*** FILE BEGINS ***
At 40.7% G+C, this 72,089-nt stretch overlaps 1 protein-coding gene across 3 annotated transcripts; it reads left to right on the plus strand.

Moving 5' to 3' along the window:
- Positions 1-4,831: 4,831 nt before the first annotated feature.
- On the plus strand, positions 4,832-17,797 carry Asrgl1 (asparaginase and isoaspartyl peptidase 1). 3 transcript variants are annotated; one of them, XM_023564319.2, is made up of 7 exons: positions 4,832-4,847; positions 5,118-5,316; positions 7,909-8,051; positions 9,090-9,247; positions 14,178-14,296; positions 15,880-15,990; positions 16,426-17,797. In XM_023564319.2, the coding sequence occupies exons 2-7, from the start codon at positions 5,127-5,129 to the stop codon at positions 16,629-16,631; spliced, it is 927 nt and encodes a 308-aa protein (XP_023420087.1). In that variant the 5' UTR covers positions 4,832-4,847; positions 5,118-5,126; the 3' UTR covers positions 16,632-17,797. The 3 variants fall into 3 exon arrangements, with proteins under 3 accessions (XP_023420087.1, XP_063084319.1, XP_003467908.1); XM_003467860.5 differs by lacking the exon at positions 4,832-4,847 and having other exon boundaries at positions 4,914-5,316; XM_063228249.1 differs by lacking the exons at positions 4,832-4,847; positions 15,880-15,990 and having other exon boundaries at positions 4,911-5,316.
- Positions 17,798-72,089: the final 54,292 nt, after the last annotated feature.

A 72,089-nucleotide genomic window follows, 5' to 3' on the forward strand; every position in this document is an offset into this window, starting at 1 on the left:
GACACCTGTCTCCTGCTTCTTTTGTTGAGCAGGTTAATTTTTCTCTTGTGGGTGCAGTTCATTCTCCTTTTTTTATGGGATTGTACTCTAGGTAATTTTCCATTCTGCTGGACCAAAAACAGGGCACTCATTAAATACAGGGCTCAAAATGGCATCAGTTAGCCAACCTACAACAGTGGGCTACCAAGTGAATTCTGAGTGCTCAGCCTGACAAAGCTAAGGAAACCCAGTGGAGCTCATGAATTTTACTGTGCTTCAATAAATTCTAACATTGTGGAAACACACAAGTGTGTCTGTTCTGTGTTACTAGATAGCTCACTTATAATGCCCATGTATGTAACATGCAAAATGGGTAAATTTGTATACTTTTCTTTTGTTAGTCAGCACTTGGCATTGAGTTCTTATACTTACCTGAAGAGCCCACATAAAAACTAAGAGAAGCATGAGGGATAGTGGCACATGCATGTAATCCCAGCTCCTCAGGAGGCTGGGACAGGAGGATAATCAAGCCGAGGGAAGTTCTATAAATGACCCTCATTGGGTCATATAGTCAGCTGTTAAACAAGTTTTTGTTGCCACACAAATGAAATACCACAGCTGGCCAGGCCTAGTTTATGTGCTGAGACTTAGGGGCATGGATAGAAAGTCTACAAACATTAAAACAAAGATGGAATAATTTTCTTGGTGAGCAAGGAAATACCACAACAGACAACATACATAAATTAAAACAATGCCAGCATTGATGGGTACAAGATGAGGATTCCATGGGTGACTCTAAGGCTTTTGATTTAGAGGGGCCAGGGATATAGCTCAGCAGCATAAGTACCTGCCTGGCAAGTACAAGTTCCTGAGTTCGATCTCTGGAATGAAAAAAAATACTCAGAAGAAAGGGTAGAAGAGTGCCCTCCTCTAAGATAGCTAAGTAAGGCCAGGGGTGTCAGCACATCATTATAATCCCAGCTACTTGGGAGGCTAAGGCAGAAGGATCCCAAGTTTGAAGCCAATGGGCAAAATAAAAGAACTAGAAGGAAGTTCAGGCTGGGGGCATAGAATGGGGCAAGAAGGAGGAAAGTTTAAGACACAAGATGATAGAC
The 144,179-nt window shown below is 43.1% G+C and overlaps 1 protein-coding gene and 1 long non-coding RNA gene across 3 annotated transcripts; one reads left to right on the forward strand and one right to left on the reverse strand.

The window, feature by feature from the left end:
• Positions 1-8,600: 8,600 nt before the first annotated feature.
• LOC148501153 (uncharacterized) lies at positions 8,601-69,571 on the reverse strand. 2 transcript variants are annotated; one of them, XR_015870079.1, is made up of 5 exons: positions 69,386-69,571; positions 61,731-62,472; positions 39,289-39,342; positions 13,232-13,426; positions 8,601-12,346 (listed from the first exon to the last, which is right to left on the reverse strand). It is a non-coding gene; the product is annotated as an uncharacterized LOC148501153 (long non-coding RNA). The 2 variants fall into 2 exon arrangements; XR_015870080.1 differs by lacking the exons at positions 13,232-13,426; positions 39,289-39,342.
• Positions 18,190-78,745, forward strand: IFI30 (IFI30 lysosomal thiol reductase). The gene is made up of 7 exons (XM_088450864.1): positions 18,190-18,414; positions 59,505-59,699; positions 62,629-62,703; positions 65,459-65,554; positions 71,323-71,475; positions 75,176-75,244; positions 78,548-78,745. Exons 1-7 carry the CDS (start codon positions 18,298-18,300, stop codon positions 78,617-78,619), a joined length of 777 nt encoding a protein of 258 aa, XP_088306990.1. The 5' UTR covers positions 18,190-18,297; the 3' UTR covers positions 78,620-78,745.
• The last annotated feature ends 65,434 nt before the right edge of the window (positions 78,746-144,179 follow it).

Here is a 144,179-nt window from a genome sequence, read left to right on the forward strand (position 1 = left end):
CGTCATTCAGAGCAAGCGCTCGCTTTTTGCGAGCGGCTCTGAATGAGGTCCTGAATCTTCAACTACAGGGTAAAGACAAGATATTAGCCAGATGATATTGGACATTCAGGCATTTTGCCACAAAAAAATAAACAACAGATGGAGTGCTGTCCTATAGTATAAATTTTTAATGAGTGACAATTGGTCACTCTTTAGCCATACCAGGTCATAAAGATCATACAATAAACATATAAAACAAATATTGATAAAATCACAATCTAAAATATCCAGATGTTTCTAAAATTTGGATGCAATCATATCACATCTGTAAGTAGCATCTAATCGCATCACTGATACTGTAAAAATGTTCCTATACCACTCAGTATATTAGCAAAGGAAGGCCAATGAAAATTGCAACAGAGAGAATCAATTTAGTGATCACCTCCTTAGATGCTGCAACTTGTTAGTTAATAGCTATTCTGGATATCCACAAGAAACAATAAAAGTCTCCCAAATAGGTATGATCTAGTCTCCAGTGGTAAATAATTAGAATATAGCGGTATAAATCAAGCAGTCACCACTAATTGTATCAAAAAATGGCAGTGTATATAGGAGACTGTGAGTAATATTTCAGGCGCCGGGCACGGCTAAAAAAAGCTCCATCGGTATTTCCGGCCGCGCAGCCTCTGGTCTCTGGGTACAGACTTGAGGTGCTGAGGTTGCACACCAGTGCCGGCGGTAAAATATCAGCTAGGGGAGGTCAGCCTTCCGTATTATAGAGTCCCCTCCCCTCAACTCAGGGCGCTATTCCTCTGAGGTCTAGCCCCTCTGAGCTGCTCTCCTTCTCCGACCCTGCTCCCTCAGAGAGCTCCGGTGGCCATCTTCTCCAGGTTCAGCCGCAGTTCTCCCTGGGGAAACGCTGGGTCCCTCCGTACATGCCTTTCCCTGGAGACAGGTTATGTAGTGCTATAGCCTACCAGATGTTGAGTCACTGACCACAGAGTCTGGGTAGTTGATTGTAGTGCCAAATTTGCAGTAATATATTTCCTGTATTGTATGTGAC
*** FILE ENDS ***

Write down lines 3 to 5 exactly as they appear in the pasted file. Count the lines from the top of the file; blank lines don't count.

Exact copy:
- Positions 1-4,831: 4,831 nt before the first annotated feature.
- On the plus strand, positions 4,832-17,797 carry Asrgl1 (asparaginase and isoaspartyl peptidase 1). 3 transcript variants are annotated; one of them, XM_023564319.2, is made up of 7 exons: positions 4,832-4,847; positions 5,118-5,316; positions 7,909-8,051; positions 9,090-9,247; positions 14,178-14,296; positions 15,880-15,990; positions 16,426-17,797. In XM_023564319.2, the coding sequence occupies exons 2-7, from the start codon at positions 5,127-5,129 to the stop codon at positions 16,629-16,631; spliced, it is 927 nt and encodes a 308-aa protein (XP_023420087.1). In that variant the 5' UTR covers positions 4,832-4,847; positions 5,118-5,126; the 3' UTR covers positions 16,632-17,797. The 3 variants fall into 3 exon arrangements, with proteins under 3 accessions (XP_023420087.1, XP_063084319.1, XP_003467908.1); XM_003467860.5 differs by lacking the exon at positions 4,832-4,847 and having other exon boundaries at positions 4,914-5,316; XM_063228249.1 differs by lacking the exons at positions 4,832-4,847; positions 15,880-15,990 and having other exon boundaries at positions 4,911-5,316.
- Positions 17,798-72,089: the final 54,292 nt, after the last annotated feature.